Go to Find Combo box

You can search for text and run Visual Studio commands from the Go to Find Combo box, previously known as the Find/Command box. The equivalent of the Find/Command box is still available as a toolbar control, but it is named Go to Find Combo and is no longer visible by default. To display the Go to Find Combo box, follow these steps:

  1. Choose Add or Remove Buttons on the Standard toolbar (the small arrow-like control at the right end of the toolbar).

  2. On the menu that appears, choose Customize.

  3. On the Customize dialog box, choose Add Command.

    Screenshot of the Customize dialog box, showing the Add Command button.

  4. On the Add Command dialog box, choose the Edit category, and in the list, scroll down or press G to find and select Go to Find Combo, and choose OK.

    Screenshot of the Add Command dialog box, showing the Go to Find Combo item.

The combobox appears on the toolbar.

Screenshot of Go to Find Combo Box on the Standard Toolbar.

To run a Visual Studio command, preface it with a greater than (>) sign.

The Go to Find Combo box retains the last 20 items entered and displays them in a drop-down list. You can navigate through the list by choosing the arrow keys.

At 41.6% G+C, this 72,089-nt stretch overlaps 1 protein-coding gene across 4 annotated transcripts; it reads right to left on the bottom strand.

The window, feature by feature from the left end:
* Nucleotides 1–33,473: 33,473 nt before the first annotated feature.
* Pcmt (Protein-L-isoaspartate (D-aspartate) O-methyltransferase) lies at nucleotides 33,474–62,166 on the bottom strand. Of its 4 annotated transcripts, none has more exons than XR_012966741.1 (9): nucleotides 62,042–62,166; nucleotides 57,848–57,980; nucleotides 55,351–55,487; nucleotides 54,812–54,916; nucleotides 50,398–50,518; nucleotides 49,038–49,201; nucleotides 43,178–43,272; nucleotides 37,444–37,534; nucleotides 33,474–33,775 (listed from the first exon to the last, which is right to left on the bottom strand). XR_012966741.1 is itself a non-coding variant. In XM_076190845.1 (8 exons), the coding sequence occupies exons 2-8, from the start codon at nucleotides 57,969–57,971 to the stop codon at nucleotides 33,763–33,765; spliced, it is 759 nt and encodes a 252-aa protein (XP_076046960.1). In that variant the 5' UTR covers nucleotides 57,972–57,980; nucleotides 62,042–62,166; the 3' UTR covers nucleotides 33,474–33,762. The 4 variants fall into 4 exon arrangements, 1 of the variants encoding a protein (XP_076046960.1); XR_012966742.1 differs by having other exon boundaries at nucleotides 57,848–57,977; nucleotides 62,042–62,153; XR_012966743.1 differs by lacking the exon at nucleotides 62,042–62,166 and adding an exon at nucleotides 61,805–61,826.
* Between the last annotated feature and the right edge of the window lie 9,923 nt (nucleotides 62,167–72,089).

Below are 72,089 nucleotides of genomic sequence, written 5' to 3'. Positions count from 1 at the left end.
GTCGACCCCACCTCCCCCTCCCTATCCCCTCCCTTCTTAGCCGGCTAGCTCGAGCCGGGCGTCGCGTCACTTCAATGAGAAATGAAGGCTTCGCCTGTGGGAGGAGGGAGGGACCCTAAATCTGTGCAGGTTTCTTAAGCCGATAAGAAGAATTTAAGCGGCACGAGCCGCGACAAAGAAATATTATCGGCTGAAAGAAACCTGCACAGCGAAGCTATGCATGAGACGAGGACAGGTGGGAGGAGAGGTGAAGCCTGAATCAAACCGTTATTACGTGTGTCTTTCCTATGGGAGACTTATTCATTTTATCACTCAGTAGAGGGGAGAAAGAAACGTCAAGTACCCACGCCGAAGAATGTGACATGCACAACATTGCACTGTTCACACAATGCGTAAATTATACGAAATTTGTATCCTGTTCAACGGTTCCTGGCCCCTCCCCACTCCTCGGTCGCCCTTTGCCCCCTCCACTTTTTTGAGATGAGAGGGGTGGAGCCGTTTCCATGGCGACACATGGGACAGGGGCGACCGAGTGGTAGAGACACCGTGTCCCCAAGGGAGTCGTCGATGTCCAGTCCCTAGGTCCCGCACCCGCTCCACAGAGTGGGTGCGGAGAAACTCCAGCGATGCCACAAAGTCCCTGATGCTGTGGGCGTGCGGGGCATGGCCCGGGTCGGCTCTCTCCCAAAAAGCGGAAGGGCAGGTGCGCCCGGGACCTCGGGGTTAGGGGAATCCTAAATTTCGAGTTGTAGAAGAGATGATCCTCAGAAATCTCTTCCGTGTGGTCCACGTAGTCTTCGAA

Searching for text

By default, when you specify text in the Go to Find Combo box and then choose the Enter key, Visual Studio searches the current document or tool window using the options that are specified in the Find in Files dialog box. For more information, see Finding and replacing text.

Entering commands

To use the Go to Find Combo box to issue a single Visual Studio command or alias rather than search for text, preface the command with a greater than (>) symbol. For example:

>File.NewFile c:\temp\MyFile /t:"General\Text File"

Alternatively, you can also use the Command window to enter and execute single or multiple commands. Some commands or aliases can be entered and executed by themselves; others have required arguments in their syntax. For a list of commands that have arguments, see Visual Studio commands.

Escape characters

A caret (^) character in a command means that the character immediately following it is interpreted literally, rather than as a control character. This can be used to embed straight quotation marks ("), spaces, leading slashes, carets, or any other literal characters in a parameter or switch value, with the exception of switch names. For example:

>Edit.Find ^^t /regex

A caret functions the same whether it is inside or outside quotation marks. If a caret is the last character on the line, it is ignored.